Synopsis by Hal Erickson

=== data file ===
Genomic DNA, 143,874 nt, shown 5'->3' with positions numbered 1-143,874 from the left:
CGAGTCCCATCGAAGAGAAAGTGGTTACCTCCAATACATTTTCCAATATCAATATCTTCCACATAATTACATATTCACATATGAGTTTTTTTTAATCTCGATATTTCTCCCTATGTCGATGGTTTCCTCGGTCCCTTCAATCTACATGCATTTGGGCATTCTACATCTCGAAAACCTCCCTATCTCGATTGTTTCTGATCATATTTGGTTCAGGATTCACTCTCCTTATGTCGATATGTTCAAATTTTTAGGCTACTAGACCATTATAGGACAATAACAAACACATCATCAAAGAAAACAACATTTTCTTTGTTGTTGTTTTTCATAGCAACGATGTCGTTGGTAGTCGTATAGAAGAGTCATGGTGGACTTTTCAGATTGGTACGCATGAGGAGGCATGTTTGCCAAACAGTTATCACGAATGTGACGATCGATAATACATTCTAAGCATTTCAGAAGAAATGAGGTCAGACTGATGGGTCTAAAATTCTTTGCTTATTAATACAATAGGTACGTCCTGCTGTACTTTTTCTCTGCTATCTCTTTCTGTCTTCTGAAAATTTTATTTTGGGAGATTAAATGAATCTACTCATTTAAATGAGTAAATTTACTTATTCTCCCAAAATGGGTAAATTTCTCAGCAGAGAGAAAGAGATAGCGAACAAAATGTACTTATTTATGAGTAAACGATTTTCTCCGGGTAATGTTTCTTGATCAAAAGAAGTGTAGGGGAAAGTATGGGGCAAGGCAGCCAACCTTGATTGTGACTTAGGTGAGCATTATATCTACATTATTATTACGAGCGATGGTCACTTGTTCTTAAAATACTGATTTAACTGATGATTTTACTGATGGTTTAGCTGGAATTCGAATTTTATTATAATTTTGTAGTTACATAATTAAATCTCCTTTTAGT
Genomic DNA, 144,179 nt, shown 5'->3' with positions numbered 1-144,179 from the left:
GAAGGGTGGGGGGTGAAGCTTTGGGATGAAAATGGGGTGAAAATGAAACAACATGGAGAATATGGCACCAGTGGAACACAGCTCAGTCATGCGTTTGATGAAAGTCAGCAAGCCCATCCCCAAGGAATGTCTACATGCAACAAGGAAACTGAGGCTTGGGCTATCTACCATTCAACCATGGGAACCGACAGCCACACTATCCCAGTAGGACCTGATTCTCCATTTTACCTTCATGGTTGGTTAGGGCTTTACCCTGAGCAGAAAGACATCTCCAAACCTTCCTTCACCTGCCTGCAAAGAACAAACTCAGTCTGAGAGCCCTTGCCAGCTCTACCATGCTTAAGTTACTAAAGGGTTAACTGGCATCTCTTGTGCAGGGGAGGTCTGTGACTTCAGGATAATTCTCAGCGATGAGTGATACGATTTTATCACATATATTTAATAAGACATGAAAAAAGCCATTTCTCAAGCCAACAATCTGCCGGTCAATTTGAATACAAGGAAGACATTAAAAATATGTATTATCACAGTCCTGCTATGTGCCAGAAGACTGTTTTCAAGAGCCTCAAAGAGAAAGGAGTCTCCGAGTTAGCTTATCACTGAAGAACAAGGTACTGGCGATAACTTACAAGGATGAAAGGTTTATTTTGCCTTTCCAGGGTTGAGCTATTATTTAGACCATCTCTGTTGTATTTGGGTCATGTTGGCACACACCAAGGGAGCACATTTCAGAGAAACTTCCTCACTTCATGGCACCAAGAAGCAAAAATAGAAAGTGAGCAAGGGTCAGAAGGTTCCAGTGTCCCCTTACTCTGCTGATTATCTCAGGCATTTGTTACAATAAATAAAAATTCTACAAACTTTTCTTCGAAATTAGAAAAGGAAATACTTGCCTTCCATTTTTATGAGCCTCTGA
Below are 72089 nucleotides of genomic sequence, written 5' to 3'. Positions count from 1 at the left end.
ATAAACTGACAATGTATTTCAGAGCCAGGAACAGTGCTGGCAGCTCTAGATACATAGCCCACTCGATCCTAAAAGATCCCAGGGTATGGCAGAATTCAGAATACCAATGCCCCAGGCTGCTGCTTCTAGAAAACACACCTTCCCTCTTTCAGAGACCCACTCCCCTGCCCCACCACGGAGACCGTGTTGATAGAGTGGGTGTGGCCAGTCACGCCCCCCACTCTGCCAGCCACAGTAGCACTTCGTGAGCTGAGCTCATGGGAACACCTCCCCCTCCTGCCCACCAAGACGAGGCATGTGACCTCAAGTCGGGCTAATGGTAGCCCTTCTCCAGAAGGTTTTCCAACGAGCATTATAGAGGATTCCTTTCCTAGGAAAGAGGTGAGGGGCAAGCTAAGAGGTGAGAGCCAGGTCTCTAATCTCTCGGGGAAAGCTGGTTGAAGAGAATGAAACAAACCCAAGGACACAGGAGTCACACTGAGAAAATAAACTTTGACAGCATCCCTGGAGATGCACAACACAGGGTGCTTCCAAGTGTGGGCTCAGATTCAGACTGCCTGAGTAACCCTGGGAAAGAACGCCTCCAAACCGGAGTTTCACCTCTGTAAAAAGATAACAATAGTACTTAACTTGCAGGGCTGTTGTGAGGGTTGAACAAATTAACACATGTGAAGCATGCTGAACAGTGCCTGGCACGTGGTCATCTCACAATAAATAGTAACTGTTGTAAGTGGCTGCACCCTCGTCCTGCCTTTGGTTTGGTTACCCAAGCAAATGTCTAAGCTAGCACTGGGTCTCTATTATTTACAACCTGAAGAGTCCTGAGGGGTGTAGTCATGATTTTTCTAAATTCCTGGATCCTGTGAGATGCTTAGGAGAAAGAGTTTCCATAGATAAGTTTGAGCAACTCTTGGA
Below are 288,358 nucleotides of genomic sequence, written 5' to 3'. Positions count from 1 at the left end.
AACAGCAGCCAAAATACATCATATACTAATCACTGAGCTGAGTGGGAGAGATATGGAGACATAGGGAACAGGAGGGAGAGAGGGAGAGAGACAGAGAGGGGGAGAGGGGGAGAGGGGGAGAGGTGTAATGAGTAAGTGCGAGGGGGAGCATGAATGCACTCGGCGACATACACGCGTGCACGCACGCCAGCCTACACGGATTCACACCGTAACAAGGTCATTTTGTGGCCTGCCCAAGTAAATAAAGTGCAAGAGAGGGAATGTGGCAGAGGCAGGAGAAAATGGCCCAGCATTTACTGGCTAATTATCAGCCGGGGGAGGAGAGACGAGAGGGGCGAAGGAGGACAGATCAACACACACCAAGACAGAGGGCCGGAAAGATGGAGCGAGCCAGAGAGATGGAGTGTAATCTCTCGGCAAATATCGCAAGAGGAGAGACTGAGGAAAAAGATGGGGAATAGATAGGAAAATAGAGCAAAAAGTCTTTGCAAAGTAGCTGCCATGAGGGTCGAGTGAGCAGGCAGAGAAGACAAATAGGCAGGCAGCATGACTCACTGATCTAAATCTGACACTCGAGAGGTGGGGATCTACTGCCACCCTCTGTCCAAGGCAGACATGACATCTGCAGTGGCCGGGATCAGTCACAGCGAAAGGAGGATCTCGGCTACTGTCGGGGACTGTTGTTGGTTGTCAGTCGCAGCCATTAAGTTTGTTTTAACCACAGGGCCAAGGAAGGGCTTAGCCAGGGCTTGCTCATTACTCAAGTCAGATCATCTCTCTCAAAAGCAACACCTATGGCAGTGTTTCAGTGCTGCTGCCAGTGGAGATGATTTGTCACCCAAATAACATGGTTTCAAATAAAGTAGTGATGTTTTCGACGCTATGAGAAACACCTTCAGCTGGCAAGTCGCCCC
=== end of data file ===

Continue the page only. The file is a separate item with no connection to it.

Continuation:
Premiering January 11, 1995, the WB sitcom The Wayans Bros. actually stars only two members of that large and apparently ever-expanding family of African-American entertainers. Fresh from their In Living Color success, siblings Shawn Wayans and Marlon Wayans (who also co-created this series) star as Shawn and Marlon Williams, polar-opposite brothers sharing the same New York brownstone. Shawn was the "serious" brother, who during the first season held down a solid job with an overnight delivery service and was diligently saving up enough money to marry Lisa Saunders (Lela Rochon), daughter of a prominent doctor. In contrast, Marlon lived to have fun, only occasionally showing up for his job as kitchen help at Pops' Place, a restaurant owned by the brothers' dad, John "Pops" Williams (John Witherspoon), a former boxer and R&B singer. Also working at Pops' during season one were counter girl Lupe (Joanna Sanchez) and cook Benny (Benny Quan). Losing his job and his girlfriend at the outset of season two, Shawn set up a newsstand in the lobby of the Niedermayer Building, which also housed his dad's restaurant. The building's main security guard had been diminutive Lou Malino (Jill Tasker) during the first season; she was replaced by Anna Maria Horsford as the corpulent Dee Baxter. Also added to the cast in season two was Paula Jai Parker as Monique Lattimore, a wealthy young lady who took a job in a nearby card shop when she lost her fortune -- and who during her single season on the series provided a verbal combatant for Shawn and an "unattainable dream" for the moonstruck Marlon. In season three, Ja'net DuBois joined the cast as the Williams boys' feisty Grandmother Ellington, who briefly moved in with the brothers. Weaving in and out the proceedings were a pair of shady street characters, White Mike (Mitch Mullany) and T.C. (Phill Lewis). In season four, Marlon launched an acting career and Shawn lost his newsstand to a fire. Come the next season, the brothers' "roles" had reversed: Marlon was now the responsible breadwinner, holding down steady employment as a regular on the TV sitcom "Everybody Loves Everybody," while Shawn was the wheeler-dealer, serving as Shawn's agent -- and skimming 50 percent off the top of each paycheck! The Wayans Bros. proved to be one of the fledgling WB's most popular early offerings, and went on to even greater success in off-net reruns after its September 9, 1999, cancellation.